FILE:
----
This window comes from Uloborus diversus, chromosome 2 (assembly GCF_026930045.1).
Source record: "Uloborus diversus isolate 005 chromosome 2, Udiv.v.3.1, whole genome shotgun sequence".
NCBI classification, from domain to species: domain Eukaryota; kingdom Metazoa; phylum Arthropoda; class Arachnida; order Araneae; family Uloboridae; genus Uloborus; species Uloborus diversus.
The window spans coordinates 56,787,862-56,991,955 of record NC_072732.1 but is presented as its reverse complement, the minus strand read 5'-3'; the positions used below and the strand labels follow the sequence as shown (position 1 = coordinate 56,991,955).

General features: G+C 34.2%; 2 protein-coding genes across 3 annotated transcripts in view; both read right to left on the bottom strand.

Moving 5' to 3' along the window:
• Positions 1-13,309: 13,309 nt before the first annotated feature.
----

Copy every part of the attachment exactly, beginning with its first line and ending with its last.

This window comes from Uloborus diversus, chromosome 2 (assembly GCF_026930045.1).
Source record: "Uloborus diversus isolate 005 chromosome 2, Udiv.v.3.1, whole genome shotgun sequence".
NCBI classification, from domain to species: domain Eukaryota; kingdom Metazoa; phylum Arthropoda; class Arachnida; order Araneae; family Uloboridae; genus Uloborus; species Uloborus diversus.
The window spans coordinates 56,787,862-56,991,955 of record NC_072732.1 but is presented as its reverse complement, the minus strand read 5'-3'; the positions used below and the strand labels follow the sequence as shown (position 1 = coordinate 56,991,955).

General features: G+C 34.2%; 2 protein-coding genes across 3 annotated transcripts in view; both read right to left on the bottom strand.

Moving 5' to 3' along the window:
• Positions 1-13,309: 13,309 nt before the first annotated feature.